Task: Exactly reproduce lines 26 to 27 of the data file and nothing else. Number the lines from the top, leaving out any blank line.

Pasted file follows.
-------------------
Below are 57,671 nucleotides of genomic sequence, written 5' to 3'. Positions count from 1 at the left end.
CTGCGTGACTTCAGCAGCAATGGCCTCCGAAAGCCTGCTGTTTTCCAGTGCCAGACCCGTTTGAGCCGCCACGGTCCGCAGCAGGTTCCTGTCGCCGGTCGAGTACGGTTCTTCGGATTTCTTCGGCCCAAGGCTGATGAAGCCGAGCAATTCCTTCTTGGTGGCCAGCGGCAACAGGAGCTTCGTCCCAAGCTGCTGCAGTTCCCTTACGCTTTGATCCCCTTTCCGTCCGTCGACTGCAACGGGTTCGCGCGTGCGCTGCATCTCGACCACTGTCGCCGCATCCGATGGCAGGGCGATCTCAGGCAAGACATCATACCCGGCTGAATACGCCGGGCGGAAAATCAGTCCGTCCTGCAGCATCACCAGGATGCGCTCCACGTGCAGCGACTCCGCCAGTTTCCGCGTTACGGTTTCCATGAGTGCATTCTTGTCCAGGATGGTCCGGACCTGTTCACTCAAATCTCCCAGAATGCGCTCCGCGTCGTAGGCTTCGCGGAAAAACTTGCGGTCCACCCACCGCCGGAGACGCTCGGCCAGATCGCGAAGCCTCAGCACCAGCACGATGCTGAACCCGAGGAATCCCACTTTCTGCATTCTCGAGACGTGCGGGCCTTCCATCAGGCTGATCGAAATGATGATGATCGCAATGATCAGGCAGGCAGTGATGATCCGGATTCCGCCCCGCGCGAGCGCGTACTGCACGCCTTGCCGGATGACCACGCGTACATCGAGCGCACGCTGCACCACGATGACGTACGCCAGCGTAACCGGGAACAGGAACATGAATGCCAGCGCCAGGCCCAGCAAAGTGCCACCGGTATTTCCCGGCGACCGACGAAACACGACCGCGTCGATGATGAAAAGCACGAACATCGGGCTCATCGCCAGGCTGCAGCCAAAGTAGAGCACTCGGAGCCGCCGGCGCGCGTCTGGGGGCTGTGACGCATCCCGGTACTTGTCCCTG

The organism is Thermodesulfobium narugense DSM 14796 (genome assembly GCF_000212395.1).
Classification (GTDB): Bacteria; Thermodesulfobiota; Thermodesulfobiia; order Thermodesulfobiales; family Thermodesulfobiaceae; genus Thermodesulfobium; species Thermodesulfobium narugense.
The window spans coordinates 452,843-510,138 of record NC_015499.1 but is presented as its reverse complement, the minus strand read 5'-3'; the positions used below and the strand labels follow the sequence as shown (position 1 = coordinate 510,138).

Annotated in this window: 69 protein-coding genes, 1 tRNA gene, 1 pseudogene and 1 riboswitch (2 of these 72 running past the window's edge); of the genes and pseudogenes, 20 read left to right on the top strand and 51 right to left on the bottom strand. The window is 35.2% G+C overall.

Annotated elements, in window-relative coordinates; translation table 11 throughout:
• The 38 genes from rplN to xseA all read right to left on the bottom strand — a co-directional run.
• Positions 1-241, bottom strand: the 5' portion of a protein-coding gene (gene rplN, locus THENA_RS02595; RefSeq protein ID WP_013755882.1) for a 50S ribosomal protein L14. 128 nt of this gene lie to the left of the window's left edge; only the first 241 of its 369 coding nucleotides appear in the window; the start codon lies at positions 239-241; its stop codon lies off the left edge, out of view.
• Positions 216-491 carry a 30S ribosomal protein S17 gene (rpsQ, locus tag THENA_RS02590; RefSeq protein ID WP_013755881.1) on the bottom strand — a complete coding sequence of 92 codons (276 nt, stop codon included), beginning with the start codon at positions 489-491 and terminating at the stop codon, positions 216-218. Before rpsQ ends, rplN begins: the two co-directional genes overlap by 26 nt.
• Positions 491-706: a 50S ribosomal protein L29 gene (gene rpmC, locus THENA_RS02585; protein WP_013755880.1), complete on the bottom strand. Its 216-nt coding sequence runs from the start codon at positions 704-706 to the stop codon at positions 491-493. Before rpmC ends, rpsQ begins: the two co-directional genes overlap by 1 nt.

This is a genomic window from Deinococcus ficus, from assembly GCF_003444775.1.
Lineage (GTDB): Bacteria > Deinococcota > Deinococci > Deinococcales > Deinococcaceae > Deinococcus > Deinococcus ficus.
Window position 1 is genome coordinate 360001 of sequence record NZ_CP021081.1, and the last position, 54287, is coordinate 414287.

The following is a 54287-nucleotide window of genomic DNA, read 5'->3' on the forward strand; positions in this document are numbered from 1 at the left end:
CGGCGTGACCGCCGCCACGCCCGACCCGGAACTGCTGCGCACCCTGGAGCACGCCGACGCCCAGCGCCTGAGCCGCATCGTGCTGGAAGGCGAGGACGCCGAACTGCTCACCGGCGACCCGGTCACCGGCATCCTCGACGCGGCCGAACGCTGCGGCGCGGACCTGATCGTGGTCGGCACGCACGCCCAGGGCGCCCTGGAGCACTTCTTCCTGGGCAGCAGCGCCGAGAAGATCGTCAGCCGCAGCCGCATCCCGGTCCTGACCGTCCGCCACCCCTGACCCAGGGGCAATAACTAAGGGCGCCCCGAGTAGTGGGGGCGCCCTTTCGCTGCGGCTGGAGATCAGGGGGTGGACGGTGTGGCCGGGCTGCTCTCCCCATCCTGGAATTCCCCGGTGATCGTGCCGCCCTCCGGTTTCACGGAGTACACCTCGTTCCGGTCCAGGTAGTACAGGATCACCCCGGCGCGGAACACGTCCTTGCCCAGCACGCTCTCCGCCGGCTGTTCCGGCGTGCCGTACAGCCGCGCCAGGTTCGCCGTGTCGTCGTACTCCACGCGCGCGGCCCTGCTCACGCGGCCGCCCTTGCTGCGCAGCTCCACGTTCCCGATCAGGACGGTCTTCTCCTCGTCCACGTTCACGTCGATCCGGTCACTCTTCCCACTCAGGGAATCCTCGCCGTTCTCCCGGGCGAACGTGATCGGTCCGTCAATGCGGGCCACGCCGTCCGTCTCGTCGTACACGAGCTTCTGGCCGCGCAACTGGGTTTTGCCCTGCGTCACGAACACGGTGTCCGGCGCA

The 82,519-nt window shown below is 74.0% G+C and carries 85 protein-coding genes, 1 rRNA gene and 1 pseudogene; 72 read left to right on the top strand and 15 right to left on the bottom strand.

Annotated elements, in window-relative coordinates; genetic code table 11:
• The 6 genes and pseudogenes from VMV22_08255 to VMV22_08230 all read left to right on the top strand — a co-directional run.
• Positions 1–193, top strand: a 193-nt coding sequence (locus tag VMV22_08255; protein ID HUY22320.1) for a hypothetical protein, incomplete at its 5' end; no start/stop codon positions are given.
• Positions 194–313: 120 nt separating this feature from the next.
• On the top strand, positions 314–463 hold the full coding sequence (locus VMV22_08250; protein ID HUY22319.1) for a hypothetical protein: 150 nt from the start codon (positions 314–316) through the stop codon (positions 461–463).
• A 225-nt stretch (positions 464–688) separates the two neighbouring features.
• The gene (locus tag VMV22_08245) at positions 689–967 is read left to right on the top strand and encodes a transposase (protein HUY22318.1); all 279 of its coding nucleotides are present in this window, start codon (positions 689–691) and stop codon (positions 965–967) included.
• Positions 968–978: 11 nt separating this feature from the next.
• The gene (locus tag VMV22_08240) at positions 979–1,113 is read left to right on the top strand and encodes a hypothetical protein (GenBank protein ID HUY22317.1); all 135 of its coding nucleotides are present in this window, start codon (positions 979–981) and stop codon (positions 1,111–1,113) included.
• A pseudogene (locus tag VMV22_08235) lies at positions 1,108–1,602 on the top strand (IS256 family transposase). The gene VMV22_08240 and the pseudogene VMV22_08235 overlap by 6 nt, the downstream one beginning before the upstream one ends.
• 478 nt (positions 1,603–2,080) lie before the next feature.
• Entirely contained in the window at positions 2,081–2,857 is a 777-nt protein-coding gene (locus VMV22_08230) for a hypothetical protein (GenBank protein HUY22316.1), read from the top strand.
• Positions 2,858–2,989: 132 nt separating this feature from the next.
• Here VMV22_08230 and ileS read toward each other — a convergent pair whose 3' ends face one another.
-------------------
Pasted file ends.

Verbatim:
• The gene (locus tag VMV22_08240) at positions 979–1,113 is read left to right on the top strand and encodes a hypothetical protein (GenBank protein ID HUY22317.1); all 135 of its coding nucleotides are present in this window, start codon (positions 979–981) and stop codon (positions 1,111–1,113) included.
• A pseudogene (locus tag VMV22_08235) lies at positions 1,108–1,602 on the top strand (IS256 family transposase). The gene VMV22_08240 and the pseudogene VMV22_08235 overlap by 6 nt, the downstream one beginning before the upstream one ends.